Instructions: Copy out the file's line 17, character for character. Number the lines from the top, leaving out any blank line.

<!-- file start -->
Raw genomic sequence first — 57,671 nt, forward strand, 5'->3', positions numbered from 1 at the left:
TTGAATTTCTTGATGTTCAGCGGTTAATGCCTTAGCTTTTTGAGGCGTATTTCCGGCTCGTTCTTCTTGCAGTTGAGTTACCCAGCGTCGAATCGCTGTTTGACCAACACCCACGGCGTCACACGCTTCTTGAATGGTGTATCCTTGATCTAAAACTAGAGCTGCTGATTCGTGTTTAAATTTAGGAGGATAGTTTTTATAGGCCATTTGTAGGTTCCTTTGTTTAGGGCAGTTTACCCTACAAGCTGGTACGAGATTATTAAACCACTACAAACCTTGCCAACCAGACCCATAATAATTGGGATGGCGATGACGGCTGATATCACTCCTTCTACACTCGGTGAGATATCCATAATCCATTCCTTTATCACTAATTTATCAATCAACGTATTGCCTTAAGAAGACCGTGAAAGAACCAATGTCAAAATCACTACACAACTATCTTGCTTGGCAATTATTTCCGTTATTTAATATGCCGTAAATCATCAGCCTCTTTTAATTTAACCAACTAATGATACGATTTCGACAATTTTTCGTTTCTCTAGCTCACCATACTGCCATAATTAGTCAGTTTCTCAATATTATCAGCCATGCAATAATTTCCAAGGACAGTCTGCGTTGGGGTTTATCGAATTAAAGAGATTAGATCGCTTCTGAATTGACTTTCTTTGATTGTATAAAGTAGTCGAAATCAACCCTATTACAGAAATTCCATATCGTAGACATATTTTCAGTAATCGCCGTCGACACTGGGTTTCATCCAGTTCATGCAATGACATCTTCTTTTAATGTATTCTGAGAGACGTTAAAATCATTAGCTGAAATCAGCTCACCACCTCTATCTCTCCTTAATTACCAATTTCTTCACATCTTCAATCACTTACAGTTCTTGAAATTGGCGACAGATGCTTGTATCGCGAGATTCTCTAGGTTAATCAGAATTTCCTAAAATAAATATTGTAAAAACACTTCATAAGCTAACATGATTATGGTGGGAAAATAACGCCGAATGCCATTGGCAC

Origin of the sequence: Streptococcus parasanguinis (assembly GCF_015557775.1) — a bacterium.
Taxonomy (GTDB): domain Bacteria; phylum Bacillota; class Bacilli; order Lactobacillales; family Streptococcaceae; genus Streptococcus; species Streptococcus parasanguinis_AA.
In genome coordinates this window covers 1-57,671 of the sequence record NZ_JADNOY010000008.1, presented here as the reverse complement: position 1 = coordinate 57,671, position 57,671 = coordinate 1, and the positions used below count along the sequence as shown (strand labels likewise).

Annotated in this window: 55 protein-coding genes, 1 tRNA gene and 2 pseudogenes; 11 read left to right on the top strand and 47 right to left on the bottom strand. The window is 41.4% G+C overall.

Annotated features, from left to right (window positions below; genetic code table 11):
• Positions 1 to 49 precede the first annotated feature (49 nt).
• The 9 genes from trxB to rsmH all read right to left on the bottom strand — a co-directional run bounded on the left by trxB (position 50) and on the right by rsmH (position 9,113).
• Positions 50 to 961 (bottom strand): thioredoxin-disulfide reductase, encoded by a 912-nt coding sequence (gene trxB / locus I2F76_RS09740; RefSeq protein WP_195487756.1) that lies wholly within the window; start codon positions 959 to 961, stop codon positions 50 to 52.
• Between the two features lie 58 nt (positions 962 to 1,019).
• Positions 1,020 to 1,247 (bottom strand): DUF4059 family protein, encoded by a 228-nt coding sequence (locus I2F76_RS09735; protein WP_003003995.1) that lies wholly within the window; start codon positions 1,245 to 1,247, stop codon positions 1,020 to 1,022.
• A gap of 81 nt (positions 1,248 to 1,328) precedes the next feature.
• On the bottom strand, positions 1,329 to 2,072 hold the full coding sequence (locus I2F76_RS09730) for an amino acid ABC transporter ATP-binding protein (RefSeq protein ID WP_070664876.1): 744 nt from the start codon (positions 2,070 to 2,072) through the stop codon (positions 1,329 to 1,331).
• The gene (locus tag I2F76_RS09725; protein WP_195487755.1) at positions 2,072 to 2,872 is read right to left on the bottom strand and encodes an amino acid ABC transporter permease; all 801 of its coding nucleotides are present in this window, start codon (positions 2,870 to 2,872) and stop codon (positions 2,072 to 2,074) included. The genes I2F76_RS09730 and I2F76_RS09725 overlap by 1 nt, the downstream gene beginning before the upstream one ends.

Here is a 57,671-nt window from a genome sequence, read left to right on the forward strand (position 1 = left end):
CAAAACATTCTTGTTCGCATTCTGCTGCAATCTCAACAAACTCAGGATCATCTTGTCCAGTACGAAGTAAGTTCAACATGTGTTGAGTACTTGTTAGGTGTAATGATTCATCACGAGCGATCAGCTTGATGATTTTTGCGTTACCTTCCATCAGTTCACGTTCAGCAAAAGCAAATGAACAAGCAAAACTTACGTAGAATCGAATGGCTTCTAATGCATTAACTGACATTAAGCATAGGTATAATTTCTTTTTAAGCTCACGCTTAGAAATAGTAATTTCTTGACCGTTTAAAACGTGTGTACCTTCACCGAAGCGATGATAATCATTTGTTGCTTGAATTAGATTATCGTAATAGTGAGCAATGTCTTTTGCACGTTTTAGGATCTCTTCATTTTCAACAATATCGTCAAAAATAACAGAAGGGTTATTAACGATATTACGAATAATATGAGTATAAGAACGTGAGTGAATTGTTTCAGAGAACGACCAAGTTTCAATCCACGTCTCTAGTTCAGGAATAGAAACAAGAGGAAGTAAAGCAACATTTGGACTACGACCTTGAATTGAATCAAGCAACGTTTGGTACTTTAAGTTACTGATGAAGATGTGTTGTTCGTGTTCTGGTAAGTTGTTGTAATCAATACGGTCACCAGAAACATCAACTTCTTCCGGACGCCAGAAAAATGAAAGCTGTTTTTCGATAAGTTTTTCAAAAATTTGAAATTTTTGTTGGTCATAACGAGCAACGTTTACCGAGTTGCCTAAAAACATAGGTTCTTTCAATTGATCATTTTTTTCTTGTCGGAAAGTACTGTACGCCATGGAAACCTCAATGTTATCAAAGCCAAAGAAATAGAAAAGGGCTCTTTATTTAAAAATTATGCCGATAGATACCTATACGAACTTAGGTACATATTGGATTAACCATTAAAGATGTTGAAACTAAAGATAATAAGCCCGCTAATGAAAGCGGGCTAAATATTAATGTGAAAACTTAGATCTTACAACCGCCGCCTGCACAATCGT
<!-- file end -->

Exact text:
CAAAACATTCTTGTTCGCATTCTGCTGCAATCTCAACAAACTCAGGATCATCTTGTCCAGTACGAAGTAAGTTCAACATGTGTTGAGTACTTGTTAGGTGTAATGATTCATCACGAGCGATCAGCTTGATGATTTTTGCGTTACCTTCCATCAGTTCACGTTCAGCAAAAGCAAATGAACAAGCAAAACTTACGTAGAATCGAATGGCTTCTAATGCATTAACTGACATTAAGCATAGGTATAATTTCTTTTTAAGCTCACGCTTAGAAATAGTAATTTCTTGACCGTTTAAAACGTGTGTACCTTCACCGAAGCGATGATAATCATTTGTTGCTTGAATTAGATTATCGTAATAGTGAGCAATGTCTTTTGCACGTTTTAGGATCTCTTCATTTTCAACAATATCGTCAAAAATAACAGAAGGGTTATTAACGATATTACGAATAATATGAGTATAAGAACGTGAGTGAATTGTTTCAGAGAACGACCAAGTTTCAATCCACGTCTCTAGTTCAGGAATAGAAACAAGAGGAAGTAAAGCAACATTTGGACTACGACCTTGAATTGAATCAAGCAACGTTTGGTACTTTAAGTTACTGATGAAGATGTGTTGTTCGTGTTCTGGTAAGTTGTTGTAATCAATACGGTCACCAGAAACATCAACTTCTTCCGGACGCCAGAAAAATGAAAGCTGTTTTTCGATAAGTTTTTCAAAAATTTGAAATTTTTGTTGGTCATAACGAGCAACGTTTACCGAGTTGCCTAAAAACATAGGTTCTTTCAATTGATCATTTTTTTCTTGTCGGAAAGTACTGTACGCCATGGAAACCTCAATGTTATCAAAGCCAAAGAAATAGAAAAGGGCTCTTTATTTAAAAATTATGCCGATAGATACCTATACGAACTTAGGTACATATTGGATTAACCATTAAAGATGTTGAAACTAAAGATAATAAGCCCGCTAATGAAAGCGGGCTAAATATTAATGTGAAAACTTAGATCTTACAACCGCCGCCTGCACAATCGT